The Economist wrote a leading article recently (http://www. that the incredible story of India has ended for now. In it, the editors of this “newspaper" had said that India was unlikely to keel over because of a cloistered financial system, ample foreign exchange reserves and a capable central bank. The central bank proved itself to be capable on Monday when, contrary to all the din and noise for a rate cut, for a reduction in the cash reserve ratio, the Reserve Bank of India (RBI) held its nerve and left the cash reserve ratio and the repo and reverse repo rates unchanged. It has vindicated the lead article in The Economist.

One of my friends pointed out that, throughout last year, RBI had raised interest rates because the core inflation rate—the rate of inflation in non-food manufactured goods—was rising. Now that the core inflation rate held steady at around 5%, RBI had room to ease. After all, the economy had contracted in the first quarter, sequentially and the annual growth rate had dropped to a meagre 5.3%. On top of it, the real lending rate (deflated by the inflation rate measured by the Wholesale Price Index) was too high and the real deposit rate (deflated by the inflation rate from the Consumer Price Index) was too low.

Rate of credit growth has slowed. Annual credit growth to the commercial sector (non-food credit) was 17.1% in May. Both in comparison with history and in a normative sense, credit growth can and should pick up for capital spending to revive in India.

So, how does one bring down the real lending rate and raise the real deposit rate at the same time? For both, the solution lies in fiscal policy. Inflation will be lower if fiscal policy were appropriately contractionary. That would also help to lower nominal benchmark rates and lending rates can drop.

It is almost the end of first quarter of the new fiscal year in India (April 2012-March 2013). The government has not addressed the ample fiscal concerns evident to all at the start of the fiscal. There are always excuses for not doing the right thing at the right time. We were told that the government would lower subsidies on petroleum products after the budget session of Parliament got over. Nothing got done. Now, we are told that diesel prices would go up after presidential election in July.

In fact, the fond hope is that there will be a political realignment after the presidential election, with the Samajwadi Party replacing the Trinamool Congress in the governing coalition at the centre, paving the way for difficult regulatory and administrative reforms and economic liberalization measures. The mistaken assumption is that the Prime Minister is genuinely committed to economic reforms. But this government has belied expectations too often for monetary policy to be conducted on the basis of hopes. The single most important reform signal that this government can send is to disband the National Advisory Council. That is unlikely to happen.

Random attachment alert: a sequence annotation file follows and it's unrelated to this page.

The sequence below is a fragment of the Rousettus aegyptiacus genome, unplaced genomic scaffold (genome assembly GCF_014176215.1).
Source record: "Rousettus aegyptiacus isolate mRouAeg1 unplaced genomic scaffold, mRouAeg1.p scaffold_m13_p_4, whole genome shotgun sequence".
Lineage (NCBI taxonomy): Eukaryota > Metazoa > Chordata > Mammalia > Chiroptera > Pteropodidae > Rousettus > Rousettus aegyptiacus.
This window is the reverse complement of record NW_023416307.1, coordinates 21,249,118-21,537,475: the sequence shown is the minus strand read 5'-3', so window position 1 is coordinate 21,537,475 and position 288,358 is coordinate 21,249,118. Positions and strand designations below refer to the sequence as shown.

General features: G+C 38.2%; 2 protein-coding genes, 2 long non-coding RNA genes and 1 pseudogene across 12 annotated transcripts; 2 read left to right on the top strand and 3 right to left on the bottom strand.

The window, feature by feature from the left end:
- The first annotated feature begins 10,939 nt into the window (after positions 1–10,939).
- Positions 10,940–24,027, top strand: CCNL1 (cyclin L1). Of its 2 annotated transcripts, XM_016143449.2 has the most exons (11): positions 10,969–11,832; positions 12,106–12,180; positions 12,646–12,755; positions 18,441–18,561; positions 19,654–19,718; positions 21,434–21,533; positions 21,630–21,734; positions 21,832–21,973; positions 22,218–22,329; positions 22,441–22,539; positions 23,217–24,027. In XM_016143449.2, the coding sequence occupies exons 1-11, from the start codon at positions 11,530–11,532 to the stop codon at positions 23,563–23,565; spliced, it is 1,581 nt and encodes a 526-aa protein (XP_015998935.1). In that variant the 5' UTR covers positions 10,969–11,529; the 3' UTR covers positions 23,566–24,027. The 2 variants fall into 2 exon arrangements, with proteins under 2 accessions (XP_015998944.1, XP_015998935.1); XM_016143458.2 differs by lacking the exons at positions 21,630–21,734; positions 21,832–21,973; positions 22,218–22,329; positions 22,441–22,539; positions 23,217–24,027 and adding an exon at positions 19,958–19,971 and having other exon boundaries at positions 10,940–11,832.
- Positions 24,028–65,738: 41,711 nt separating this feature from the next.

Central bankers are paid to be prudent and not run policy based on optimistic assumptions. It would be appropriate for RBI to wait and see what the political class delivers on budget deficit reduction and on economic reforms before it lends its supporting hand. We should not forget that RBI delivered a 50 basis points (bps) rate cut in April and, as JPMorgan points out, the recent depreciation in the Indian rupee amounts to another 50-100 bps of rate reduction.

The Indian monsoon season that runs from June to August is only a fortnight old. These are early days. But the rainfall shortfall is 40-plus % for the nation. If the trend of deficient rainfall persists, it will bolster inflation expectations further.

Further, although the Indian crude oil import basket is down 17% from its peak on 26 March, the outlook for the price of crude oil remains highly uncertain. The death of the Saudi crown prince, the alliance forged by Iran and Iraq in the Organization of the Petroleum Exporting Countries and the potential for monetary stimulus from the US and Europe lend upside risk to the international price of crude oil.

RBI has done well and Indians should be grateful for a clear-headed central bank.

V. Anantha Nageswaran is an independent financial consultant based in Singapore. Comments are welcome at

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